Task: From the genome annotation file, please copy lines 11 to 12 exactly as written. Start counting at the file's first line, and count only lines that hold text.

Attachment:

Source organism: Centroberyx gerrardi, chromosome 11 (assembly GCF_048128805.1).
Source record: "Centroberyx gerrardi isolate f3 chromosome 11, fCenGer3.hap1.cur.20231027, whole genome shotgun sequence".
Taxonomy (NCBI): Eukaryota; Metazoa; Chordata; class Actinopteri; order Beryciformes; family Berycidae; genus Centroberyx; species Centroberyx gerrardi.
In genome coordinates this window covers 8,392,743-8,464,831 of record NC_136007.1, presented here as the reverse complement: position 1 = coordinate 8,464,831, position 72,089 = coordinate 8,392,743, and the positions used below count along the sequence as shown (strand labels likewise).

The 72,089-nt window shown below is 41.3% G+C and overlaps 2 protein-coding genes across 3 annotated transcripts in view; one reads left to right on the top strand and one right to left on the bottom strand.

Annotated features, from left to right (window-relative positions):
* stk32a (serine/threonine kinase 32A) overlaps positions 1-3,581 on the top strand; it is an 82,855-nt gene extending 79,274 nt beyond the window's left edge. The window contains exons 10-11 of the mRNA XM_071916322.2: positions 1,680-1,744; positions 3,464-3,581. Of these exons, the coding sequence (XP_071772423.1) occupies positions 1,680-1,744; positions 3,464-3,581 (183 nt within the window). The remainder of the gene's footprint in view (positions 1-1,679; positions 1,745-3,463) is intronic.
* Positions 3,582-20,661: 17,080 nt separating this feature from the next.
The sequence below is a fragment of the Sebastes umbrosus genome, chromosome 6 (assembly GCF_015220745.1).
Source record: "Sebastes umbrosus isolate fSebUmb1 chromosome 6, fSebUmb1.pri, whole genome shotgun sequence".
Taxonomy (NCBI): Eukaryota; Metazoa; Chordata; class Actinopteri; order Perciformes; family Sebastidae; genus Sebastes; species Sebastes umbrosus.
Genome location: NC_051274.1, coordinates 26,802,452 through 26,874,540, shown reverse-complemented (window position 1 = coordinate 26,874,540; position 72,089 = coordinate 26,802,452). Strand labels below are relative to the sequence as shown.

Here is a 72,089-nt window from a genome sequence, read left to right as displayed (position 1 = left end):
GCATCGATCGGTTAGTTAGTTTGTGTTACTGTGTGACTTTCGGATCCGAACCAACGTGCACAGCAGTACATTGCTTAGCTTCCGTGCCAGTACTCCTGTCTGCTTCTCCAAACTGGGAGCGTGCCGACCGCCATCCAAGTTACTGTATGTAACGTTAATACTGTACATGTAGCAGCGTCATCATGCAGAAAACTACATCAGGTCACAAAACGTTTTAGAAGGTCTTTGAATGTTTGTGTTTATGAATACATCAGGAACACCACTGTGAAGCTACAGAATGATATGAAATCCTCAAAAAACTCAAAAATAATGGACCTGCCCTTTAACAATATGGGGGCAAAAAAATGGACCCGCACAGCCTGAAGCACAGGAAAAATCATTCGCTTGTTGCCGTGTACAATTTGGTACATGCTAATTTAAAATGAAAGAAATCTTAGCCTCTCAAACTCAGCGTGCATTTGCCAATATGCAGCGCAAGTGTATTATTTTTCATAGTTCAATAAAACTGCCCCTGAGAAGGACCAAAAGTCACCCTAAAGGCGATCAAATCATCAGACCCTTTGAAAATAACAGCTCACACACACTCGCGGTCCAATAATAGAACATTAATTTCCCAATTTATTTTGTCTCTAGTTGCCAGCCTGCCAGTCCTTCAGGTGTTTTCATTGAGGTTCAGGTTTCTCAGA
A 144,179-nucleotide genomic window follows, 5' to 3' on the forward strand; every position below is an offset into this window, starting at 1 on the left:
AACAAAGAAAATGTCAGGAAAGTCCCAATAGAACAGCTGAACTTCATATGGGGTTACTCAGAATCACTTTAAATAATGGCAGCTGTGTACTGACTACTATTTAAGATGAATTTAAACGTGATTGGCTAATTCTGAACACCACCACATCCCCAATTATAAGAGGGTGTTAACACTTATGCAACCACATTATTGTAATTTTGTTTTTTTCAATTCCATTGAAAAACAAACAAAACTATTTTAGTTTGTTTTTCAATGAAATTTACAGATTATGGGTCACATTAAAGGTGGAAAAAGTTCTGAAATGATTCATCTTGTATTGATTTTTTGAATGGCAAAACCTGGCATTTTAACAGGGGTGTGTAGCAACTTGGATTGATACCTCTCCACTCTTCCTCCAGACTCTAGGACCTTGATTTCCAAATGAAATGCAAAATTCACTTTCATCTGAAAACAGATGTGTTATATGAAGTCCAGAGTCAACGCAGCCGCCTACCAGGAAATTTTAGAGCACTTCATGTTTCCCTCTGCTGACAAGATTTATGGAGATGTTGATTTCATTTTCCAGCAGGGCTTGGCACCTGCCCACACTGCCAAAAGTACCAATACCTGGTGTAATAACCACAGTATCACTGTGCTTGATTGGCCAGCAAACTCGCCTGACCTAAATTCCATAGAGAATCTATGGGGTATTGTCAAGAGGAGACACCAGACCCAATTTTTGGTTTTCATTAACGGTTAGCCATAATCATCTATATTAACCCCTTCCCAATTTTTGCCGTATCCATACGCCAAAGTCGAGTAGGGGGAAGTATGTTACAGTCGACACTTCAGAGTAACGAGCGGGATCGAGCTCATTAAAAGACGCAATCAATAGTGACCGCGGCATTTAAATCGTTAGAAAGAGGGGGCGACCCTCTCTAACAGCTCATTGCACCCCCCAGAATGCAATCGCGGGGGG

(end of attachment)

Taxonomy (NCBI): Eukaryota; Metazoa; Chordata; class Actinopteri; order Perciformes; family Sebastidae; genus Sebastes; species Sebastes umbrosus.
Genome location: NC_051274.1, coordinates 26,802,452 through 26,874,540, shown reverse-complemented (window position 1 = coordinate 26,874,540; position 72,089 = coordinate 26,802,452). Strand labels below are relative to the sequence as shown.